Industry leaders such as GE Healthcare will continue to work with clinicians as they determine the most suitable clinical applications for whole-body dynamic PET imaging and will continue to bring forward innovative solutions to enable these new applications to be used in routine clinical care.

The future of molecular imaging with whole-body dynamic PET holds great potential to broaden our understanding radioisotope kinetics and disease state. We’ll be working collaboratively with clinicians as they demonstrate the value for routine clinical usage of parametric PET imaging which could enable more insights into systemic disease and response to therapies.

Martin Huellner, MD

Department of Nuclear Medicine, University Hospital Zurich, University of Zurich, Switzerland


Tuesday - Whole-body imaging - PET.CT

Whole-body dynamic PET/CT: From clinical research to clinical routine


Learn more about Discovery™ MI Gen 2, here.

With Discovery MI Gen 2 and Whole Body Dynamic IQ Protocol[9], you have a powerful new tool that provides you with the ability to better identify regions of metabolic activity and increased tracer uptake rate.[10]

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Join us at SNMMI 2022. 


*Dynamic IQ application is not cleared or approved in the US. Not commercially available in the US.

Not all products or features are available in all geographies. Check with your local GE Healthcare representative for availability in your country.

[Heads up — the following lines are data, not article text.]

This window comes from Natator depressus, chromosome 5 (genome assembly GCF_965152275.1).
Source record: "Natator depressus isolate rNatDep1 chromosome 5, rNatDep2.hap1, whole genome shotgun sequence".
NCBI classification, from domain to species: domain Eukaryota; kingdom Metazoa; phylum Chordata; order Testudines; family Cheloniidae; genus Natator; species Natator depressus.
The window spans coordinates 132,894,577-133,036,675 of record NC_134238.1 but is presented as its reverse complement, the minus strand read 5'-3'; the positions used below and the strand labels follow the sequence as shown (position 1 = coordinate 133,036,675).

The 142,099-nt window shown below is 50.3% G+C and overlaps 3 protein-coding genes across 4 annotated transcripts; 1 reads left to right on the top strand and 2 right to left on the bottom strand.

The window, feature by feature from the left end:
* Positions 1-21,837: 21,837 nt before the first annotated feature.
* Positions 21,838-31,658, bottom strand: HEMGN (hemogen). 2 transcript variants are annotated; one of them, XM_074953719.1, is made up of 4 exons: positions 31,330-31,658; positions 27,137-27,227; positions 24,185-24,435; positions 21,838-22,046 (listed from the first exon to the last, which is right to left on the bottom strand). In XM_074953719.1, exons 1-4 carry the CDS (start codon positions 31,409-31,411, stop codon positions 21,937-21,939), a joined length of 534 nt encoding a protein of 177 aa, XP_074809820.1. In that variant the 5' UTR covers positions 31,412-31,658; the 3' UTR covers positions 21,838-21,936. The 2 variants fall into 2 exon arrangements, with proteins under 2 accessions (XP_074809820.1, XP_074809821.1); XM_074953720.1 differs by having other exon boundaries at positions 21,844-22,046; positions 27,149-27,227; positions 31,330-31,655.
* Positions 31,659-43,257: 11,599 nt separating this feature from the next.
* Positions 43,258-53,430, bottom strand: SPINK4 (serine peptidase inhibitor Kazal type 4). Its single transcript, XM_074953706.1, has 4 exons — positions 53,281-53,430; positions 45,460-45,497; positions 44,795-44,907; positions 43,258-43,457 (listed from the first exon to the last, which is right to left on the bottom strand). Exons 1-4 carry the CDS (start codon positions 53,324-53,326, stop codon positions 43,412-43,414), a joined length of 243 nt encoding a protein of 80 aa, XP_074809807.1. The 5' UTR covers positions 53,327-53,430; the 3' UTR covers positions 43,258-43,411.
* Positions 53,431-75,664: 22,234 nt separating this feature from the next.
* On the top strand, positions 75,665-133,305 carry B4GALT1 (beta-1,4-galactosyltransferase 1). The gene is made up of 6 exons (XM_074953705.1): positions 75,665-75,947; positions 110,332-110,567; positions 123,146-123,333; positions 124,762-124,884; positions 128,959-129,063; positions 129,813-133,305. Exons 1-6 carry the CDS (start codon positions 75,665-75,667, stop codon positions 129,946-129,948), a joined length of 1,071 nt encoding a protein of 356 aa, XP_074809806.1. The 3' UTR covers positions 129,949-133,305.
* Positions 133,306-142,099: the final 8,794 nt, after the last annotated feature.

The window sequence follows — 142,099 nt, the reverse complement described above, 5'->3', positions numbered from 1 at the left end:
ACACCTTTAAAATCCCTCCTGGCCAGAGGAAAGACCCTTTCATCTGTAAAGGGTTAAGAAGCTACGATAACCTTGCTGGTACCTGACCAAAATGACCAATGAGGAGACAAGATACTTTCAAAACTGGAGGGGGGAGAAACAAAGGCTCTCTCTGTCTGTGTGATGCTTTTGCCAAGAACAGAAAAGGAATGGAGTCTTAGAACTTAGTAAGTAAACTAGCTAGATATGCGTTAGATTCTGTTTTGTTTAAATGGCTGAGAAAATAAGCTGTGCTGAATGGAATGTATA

[1] Wang G, Rahmim A, Gunn RN. PET Parametric Imaging: Past, Present, and Future. IEEE Trans Radiat Plasma Med Sci. 2020;4(6):663-675. doi:10.1109/trpms.2020.3025086

[2] Wang G, Rahmim A, Gunn RN. PET Parametric Imaging: Past, Present, and Future. IEEE Trans Radiat Plasma Med Sci. 2020;4(6):663-675. doi:10.1109/trpms.2020.3025086

[3] Rahmim, A., Lodge, M.A., Karakatsanis, N.A. et al. Dynamic whole-body PET imaging: principles, potentials and applications. Eur J Nucl Med Mol Imaging 46, 501–518 (2019).

[4] Wang G, Rahmim A, Gunn RN. PET Parametric Imaging: Past, Present, and Future. IEEE Trans Radiat Plasma Med Sci. 2020;4(6):663-675. doi:10.1109/trpms.2020.3025086

[5] Wang G, Rahmim A, Gunn RN. PET Parametric Imaging: Past, Present, and Future. IEEE Trans Radiat Plasma Med Sci. 2020;4(6):663-675. doi:10.1109/trpms.2020.3025086

[6] Karakatsanis NA, Lodge MA, Tahari AK, Zhou Y, Wahl RL, and Rahmim A, “Dynamic whole body PET parametric imaging: I. Concept, acquisition protocol optimization and clinical application,” Phys. Med. Bio, vol. 58, no. 20, pp. 7391–7418 2013.

[7] Gallezot JD, Lu YH, Naganawa M, and Carson RE, “Parametric Imaging With PET and SPECT,” IEEE Transactions on Radiation and Plasma Medical Sciences, vol. 4, no. 1, pp. 1–23, 2020.

[8] Wang G, Rahmim A, Gunn RN. PET Parametric Imaging: Past, Present, and Future. IEEE Trans Radiat Plasma Med Sci. 2020;4(6):663-675. doi:10.1109/trpms.2020.3025086

[9] Whole-body Dynamic IQ Protocol enhances acquisitions currently limited to single FOV dynamic acquisition or manual prescription of multiple whole-body static scans.

[10] Processing software is needed for diagnostic purposes.